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Teen Athlete Encourages Peers to Lead Healthy Lives

Youth obesity and the potential for chronic disease may be headline news, but 15-year- old athlete Caitlin Baker wants her Native American peers to focus on the positive, and learn how to achieve healthy lifestyles.

By Fia Curley

Youth obesity and the potential for chronic disease may be headline news, but 15-year- old athlete Caitlin Baker wants her Native American peers to focus on the positive, and learn how to achieve healthy lifestyles.

A member of the Muscogee Creek Nation, Caitlin already has founded a nonprofit organization, Competitive American Indians Turning Lifestyles Into New Beginnings, or CAITLINB, and for three years has traveled across the country telling youth that they don't have to be represented in the negative statistics on youth obesity.

"It's up to you to show people," she says. "Just because my family does it or my friends do it, doesn't mean I have to do it."

Athlete Caitlin Baker reading with a little boyAs a competitive swimmer, she has seen the positive effects of sports in her own life during the last six years, and as her organization partners with national agencies and organizations she continues to promote physical activity. The goal is to help other young people learn to live as healthy advocates, empowered to speak to their leaders about what activities are desired to live healthy lives.

"You hear every day that you need to be healthy, and they already know that," Caitlin said. "Now it's up to us to put the necessities out there to allow them to do it-it takes partnerships to accomplish anything in life."

Through a partnership with Cleveland County's Students Working against Tobacco (SWAT), county residents worked to end smoking in area parks in Norman, Okla. Working with the Centers for Disease Control and Prevention, Caitlin has distributed the Eagle Series books, which teach second and third graders about physical activity, healthy eating and diabetes prevention.

Also underway are partnerships with the Oklahoma City Indian Clinic, the U.S. Olympic Committee and the Smithsonian Institute. Next, Caitlin is planning a minority youth leadership conference and she still intends to travel and speak about 15 times a year.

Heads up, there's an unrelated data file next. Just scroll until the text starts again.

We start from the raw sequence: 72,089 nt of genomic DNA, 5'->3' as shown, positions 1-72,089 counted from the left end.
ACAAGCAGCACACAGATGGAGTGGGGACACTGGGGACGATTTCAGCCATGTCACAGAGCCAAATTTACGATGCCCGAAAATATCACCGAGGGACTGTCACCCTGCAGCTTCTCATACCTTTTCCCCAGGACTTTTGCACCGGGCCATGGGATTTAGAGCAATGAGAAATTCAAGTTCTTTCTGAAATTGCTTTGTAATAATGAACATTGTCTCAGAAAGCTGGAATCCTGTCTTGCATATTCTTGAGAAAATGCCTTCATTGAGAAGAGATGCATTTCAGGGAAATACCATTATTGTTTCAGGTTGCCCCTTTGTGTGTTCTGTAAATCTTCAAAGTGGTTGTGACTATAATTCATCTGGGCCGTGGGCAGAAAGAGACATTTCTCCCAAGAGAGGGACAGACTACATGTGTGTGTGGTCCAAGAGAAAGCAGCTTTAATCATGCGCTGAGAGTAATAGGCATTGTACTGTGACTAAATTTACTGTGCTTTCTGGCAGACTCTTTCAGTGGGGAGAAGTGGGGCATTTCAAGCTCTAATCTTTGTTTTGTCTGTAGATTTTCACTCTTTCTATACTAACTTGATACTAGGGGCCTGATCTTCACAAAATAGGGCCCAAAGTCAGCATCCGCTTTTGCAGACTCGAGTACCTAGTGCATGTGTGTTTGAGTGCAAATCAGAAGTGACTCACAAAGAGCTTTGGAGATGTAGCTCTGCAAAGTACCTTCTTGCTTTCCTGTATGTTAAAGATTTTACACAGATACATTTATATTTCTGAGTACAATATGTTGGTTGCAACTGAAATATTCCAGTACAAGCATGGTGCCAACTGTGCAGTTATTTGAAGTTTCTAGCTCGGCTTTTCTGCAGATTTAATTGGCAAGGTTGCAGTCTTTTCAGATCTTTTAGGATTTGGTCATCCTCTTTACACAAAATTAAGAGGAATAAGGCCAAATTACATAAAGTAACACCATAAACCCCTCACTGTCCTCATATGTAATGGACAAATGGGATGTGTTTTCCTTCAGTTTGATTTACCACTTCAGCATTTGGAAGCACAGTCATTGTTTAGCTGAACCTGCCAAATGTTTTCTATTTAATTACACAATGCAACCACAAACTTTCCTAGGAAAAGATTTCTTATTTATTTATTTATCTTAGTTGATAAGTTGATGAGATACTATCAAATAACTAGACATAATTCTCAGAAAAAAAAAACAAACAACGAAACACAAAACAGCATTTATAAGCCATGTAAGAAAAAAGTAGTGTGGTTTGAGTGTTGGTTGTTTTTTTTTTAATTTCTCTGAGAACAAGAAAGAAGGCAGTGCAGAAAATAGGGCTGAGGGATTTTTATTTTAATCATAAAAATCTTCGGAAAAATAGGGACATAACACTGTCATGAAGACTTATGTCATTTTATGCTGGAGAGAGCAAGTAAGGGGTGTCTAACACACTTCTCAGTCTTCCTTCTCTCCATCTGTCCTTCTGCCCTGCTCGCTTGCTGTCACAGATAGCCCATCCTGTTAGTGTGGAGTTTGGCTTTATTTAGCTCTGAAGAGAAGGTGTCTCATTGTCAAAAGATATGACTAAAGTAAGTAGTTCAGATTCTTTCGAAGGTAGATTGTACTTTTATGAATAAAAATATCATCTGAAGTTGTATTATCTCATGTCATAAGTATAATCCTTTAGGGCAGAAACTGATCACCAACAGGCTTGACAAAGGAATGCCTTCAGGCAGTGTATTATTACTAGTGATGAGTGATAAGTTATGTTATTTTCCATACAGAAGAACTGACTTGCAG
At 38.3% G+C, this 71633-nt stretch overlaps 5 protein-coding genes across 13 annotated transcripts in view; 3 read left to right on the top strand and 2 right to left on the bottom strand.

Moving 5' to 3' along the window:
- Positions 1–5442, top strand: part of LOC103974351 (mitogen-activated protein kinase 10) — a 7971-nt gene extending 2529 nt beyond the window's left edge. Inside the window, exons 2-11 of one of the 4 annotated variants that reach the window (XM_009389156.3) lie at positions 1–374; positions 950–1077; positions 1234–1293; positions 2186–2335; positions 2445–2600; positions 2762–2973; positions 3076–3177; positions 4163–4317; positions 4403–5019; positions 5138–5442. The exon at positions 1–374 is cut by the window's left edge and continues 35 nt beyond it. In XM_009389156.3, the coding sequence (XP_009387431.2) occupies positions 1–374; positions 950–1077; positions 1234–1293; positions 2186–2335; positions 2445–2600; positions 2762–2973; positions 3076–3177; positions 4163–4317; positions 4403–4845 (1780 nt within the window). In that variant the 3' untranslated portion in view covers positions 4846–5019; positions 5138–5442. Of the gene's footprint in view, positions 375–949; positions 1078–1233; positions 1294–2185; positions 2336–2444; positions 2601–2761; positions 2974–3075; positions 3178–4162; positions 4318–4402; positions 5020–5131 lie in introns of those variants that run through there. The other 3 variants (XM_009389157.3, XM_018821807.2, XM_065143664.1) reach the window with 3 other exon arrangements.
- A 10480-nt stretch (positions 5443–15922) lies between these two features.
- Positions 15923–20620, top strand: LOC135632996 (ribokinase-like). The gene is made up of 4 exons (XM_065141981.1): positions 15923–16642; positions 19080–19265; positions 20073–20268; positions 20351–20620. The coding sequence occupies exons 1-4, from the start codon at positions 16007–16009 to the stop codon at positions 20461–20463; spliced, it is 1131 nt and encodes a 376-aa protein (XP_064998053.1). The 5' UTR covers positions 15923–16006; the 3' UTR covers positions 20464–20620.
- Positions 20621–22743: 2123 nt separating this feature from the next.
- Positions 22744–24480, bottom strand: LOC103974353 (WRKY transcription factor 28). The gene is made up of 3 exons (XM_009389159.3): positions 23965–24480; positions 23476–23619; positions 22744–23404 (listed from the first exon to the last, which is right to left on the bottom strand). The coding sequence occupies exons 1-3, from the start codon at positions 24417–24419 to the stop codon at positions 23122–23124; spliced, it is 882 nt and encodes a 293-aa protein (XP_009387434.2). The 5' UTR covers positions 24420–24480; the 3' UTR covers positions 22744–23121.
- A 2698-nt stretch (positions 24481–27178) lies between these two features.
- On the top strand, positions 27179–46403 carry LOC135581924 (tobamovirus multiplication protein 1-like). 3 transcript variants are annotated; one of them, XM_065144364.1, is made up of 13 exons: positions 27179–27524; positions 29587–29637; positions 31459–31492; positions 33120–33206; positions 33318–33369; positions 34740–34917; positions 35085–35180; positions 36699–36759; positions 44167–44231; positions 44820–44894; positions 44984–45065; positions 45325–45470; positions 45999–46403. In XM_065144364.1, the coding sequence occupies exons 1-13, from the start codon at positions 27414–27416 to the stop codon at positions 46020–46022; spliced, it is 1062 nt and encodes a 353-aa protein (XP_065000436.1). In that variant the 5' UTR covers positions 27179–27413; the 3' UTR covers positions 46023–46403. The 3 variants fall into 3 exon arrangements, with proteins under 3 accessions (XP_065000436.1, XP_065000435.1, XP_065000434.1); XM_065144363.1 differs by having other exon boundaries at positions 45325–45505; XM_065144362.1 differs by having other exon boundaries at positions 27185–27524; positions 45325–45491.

The Oklahoma teen is far from naïve about many young people's situations.

"I'm a swimmer; I love being athletic and I think all kids should have something they're passionate about," she said, noting while that sports are positive, "a lot of organized sports-it's expensive. A lot of it is [about] affordability."

That is why the rising high school sophomore makes it a point to speak with community leaders while visiting different schools and tribes, in order to relate youth concerns to their leaders.

When she first began CAITLINB in 2006, she was away from the pool because of a broken arm. Months before, she'd met a competitor at the North American Indigenous Games who spoke honestly about youth experiences on reservations. The stories inspired her to figure out how she could encourage her peers who might not have the same opportunities.

"I knew what I wanted to talk about- not only to kids, but adults," said Caitlin. "At first I didn't know anything about these topics, but just because I haven't experienced them doesn't mean I can't talk about it."

After seeking guidance and resources, she was able to speak to her peers, reminding them she is just a regular teenager, with the same amount of potential they have.

"I know these kids are able to do great things," she said. "Sometimes I think adults expect the worst from youth and youth see that. I think the way that makes them feel is, 'I knew it was going to happen.'"

Caitlin believes young people can also influence their leaders.

"I think Caitlin encourages them to use their voice," said Edith Baker, Caitlin's mom. "She said 'I can't go up and knock on the door of President Obama and say, I'd like to sit down and talk with you about what I'd like to see changed, but native youth, they're lucky that they can do that. They have a lot of power, because they can talk to their leaders."

Baker, who was adopted as a child, said she sees value in getting young people to accomplish tasks.

"We look at instant gratification in youth as a negative, but if you take it as a positive, if you take that instant gratification and channel it into a positive thing, they're going to do amazing things," said the mother of three. "In Caitlin's mind when she voices 'I want to do this conference,' it's done. In her mind she's already completed the task; she just has to fill in the blanks."

With a conference plan already outlined, Caitlin continues to balance her swimming, studies and passion for health, while maintaining her A and B average. Her goals are a mixture of a long- and short-term plans, but she admits they all include CAITLINB. She hopes to continue encouraging youth to look at the possibilities of life and maybe one day do that as the first female chief of her tribe.

Fia Curley is a writer for the OMHRC. Comments? E-mail:


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Content Last Modified: 7/1/2009 3:16:00 PM
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